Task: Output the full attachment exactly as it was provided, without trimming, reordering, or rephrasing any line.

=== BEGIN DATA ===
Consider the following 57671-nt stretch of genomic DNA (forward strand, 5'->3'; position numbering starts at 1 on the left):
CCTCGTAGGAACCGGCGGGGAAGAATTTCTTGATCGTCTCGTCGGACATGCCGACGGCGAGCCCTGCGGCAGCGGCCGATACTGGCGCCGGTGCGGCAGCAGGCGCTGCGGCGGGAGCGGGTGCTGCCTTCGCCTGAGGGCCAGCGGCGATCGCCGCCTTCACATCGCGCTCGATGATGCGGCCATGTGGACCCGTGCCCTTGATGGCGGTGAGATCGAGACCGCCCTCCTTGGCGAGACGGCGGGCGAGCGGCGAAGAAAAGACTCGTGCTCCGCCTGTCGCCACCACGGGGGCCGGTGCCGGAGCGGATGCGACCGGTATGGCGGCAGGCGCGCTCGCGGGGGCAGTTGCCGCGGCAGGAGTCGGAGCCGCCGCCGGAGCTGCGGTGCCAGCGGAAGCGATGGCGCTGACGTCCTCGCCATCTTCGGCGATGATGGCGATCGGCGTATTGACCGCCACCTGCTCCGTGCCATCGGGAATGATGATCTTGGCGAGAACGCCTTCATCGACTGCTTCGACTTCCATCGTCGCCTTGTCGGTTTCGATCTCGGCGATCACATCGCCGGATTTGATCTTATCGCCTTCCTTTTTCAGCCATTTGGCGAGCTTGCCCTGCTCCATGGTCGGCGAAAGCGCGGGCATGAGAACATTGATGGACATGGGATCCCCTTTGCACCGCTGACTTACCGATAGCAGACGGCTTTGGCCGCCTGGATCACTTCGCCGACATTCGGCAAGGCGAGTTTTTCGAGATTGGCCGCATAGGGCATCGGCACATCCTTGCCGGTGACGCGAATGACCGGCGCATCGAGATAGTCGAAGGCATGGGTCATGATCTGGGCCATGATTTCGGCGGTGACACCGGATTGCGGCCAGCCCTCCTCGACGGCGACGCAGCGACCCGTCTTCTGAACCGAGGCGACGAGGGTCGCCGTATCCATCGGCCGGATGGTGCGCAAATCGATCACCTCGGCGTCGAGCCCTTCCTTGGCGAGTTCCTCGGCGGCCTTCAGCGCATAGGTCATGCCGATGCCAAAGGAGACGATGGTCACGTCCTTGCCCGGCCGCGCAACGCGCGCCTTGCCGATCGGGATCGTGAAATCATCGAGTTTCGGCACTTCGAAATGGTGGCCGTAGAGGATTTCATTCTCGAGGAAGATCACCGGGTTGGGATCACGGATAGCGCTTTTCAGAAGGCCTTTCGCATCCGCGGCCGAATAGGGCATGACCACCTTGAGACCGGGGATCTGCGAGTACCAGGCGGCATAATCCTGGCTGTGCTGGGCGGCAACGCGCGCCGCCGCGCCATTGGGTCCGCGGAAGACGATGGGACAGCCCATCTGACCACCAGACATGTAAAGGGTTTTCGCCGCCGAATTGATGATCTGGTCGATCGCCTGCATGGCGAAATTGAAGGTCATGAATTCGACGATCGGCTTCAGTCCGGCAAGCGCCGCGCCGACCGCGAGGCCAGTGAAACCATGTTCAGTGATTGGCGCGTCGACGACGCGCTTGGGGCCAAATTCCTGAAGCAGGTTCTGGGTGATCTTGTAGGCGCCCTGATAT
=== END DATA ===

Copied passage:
Consider the following 57671-nt stretch of genomic DNA (forward strand, 5'->3'; position numbering starts at 1 on the left):
CCTCGTAGGAACCGGCGGGGAAGAATTTCTTGATCGTCTCGTCGGACATGCCGACGGCGAGCCCTGCGGCAGCGGCCGATACTGGCGCCGGTGCGGCAGCAGGCGCTGCGGCGGGAGCGGGTGCTGCCTTCGCCTGAGGGCCAGCGGCGATCGCCGCCTTCACATCGCGCTCGATGATGCGGCCATGTGGACCCGTGCCCTTGATGGCGGTGAGATCGAGACCGCCCTCCTTGGCGAGACGGCGGGCGAGCGGCGAAGAAAAGACTCGTGCTCCGCCTGTCGCCACCACGGGGGCCGGTGCCGGAGCGGATGCGACCGGTATGGCGGCAGGCGCGCTCGCGGGGGCAGTTGCCGCGGCAGGAGTCGGAGCCGCCGCCGGAGCTGCGGTGCCAGCGGAAGCGATGGCGCTGACGTCCTCGCCATCTTCGGCGATGATGGCGATCGGCGTATTGACCGCCACCTGCTCCGTGCCATCGGGAATGATGATCTTGGCGAGAACGCCTTCATCGACTGCTTCGACTTCCATCGTCGCCTTGTCGGTTTCGATCTCGGCGATCACATCGCCGGATTTGATCTTATCGCCTTCCTTTTTCAGCCATTTGGCGAGCTTGCCCTGCTCCATGGTCGGCGAAAGCGCGGGCATGAGAACATTGATGGACATGGGATCCCCTTTGCACCGCTGACTTACCGATAGCAGACGGCTTTGGCCGCCTGGATCACTTCGCCGACATTCGGCAAGGCGAGTTTTTCGAGATTGGCCGCATAGGGCATCGGCACATCCTTGCCGGTGACGCGAATGACCGGCGCATCGAGATAGTCGAAGGCATGGGTCATGATCTGGGCCATGATTTCGGCGGTGACACCGGATTGCGGCCAGCCCTCCTCGACGGCGACGCAGCGACCCGTCTTCTGAACCGAGGCGACGAGGGTCGCCGTATCCATCGGCCGGATGGTGCGCAAATCGATCACCTCGGCGTCGAGCCCTTCCTTGGCGAGTTCCTCGGCGGCCTTCAGCGCATAGGTCATGCCGATGCCAAAGGAGACGATGGTCACGTCCTTGCCCGGCCGCGCAACGCGCGCCTTGCCGATCGGGATCGTGAAATCATCGAGTTTCGGCACTTCGAAATGGTGGCCGTAGAGGATTTCATTCTCGAGGAAGATCACCGGGTTGGGATCACGGATAGCGCTTTTCAGAAGGCCTTTCGCATCCGCGGCCGAATAGGGCATGACCACCTTGAGACCGGGGATCTGCGAGTACCAGGCGGCATAATCCTGGCTGTGCTGGGCGGCAACGCGCGCCGCCGCGCCATTGGGTCCGCGGAAGACGATGGGACAGCCCATCTGACCACCAGACATGTAAAGGGTTTTCGCCGCCGAATTGATGATCTGGTCGATCGCCTGCATGGCGAAATTGAAGGTCATGAATTCGACGATCGGCTTCAGTCCGGCAAGCGCCGCGCCGACCGCGAGGCCAGTGAAACCATGTTCAGTGATTGGCGCGTCGACGACGCGCTTGGGGCCAAATTCCTGAAGCAGGTTCTGGGTGATCTTGTAGGCGCCCTGATAT